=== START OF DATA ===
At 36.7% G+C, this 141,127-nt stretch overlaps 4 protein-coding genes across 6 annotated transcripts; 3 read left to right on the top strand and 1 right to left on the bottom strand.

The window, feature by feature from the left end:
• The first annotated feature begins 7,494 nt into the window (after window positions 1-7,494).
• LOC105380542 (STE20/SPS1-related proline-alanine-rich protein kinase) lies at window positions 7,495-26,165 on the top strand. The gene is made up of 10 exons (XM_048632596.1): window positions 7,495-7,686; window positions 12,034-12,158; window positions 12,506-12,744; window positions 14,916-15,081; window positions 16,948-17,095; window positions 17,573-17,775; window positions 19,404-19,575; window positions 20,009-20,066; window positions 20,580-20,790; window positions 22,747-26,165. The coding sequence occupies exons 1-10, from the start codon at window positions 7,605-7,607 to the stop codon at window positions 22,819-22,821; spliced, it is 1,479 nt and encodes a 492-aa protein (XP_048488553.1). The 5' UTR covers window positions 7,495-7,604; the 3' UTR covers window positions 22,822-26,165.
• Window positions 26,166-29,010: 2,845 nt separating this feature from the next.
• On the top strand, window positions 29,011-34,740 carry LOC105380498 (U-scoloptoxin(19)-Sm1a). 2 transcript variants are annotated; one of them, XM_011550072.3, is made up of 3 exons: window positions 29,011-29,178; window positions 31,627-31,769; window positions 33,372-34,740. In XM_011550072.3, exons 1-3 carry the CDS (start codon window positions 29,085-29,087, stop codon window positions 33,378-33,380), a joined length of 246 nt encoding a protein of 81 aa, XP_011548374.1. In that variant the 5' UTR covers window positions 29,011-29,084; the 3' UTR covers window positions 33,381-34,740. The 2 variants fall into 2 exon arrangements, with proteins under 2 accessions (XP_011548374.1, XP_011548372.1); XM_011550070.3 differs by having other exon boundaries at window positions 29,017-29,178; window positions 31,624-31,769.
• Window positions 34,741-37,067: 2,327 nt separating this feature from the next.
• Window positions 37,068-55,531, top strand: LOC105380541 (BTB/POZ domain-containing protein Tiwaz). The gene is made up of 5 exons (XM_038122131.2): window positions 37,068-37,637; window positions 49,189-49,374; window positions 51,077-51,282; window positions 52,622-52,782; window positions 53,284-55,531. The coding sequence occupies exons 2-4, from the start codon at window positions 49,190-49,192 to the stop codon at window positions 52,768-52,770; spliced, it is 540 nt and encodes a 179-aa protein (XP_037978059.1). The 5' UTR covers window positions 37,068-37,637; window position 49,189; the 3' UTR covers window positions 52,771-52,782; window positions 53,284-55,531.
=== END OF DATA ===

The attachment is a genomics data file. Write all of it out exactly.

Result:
At 36.7% G+C, this 141,127-nt stretch overlaps 4 protein-coding genes across 6 annotated transcripts; 3 read left to right on the top strand and 1 right to left on the bottom strand.

The window, feature by feature from the left end:
• The first annotated feature begins 7,494 nt into the window (after window positions 1-7,494).
• LOC105380542 (STE20/SPS1-related proline-alanine-rich protein kinase) lies at window positions 7,495-26,165 on the top strand. The gene is made up of 10 exons (XM_048632596.1): window positions 7,495-7,686; window positions 12,034-12,158; window positions 12,506-12,744; window positions 14,916-15,081; window positions 16,948-17,095; window positions 17,573-17,775; window positions 19,404-19,575; window positions 20,009-20,066; window positions 20,580-20,790; window positions 22,747-26,165. The coding sequence occupies exons 1-10, from the start codon at window positions 7,605-7,607 to the stop codon at window positions 22,819-22,821; spliced, it is 1,479 nt and encodes a 492-aa protein (XP_048488553.1). The 5' UTR covers window positions 7,495-7,604; the 3' UTR covers window positions 22,822-26,165.
• Window positions 26,166-29,010: 2,845 nt separating this feature from the next.
• On the top strand, window positions 29,011-34,740 carry LOC105380498 (U-scoloptoxin(19)-Sm1a). 2 transcript variants are annotated; one of them, XM_011550072.3, is made up of 3 exons: window positions 29,011-29,178; window positions 31,627-31,769; window positions 33,372-34,740. In XM_011550072.3, exons 1-3 carry the CDS (start codon window positions 29,085-29,087, stop codon window positions 33,378-33,380), a joined length of 246 nt encoding a protein of 81 aa, XP_011548374.1. In that variant the 5' UTR covers window positions 29,011-29,084; the 3' UTR covers window positions 33,381-34,740. The 2 variants fall into 2 exon arrangements, with proteins under 2 accessions (XP_011548374.1, XP_011548372.1); XM_011550070.3 differs by having other exon boundaries at window positions 29,017-29,178; window positions 31,624-31,769.
• Window positions 34,741-37,067: 2,327 nt separating this feature from the next.
• Window positions 37,068-55,531, top strand: LOC105380541 (BTB/POZ domain-containing protein Tiwaz). The gene is made up of 5 exons (XM_038122131.2): window positions 37,068-37,637; window positions 49,189-49,374; window positions 51,077-51,282; window positions 52,622-52,782; window positions 53,284-55,531. The coding sequence occupies exons 2-4, from the start codon at window positions 49,190-49,192 to the stop codon at window positions 52,768-52,770; spliced, it is 540 nt and encodes a 179-aa protein (XP_037978059.1). The 5' UTR covers window positions 37,068-37,637; window position 49,189; the 3' UTR covers window positions 52,771-52,782; window positions 53,284-55,531.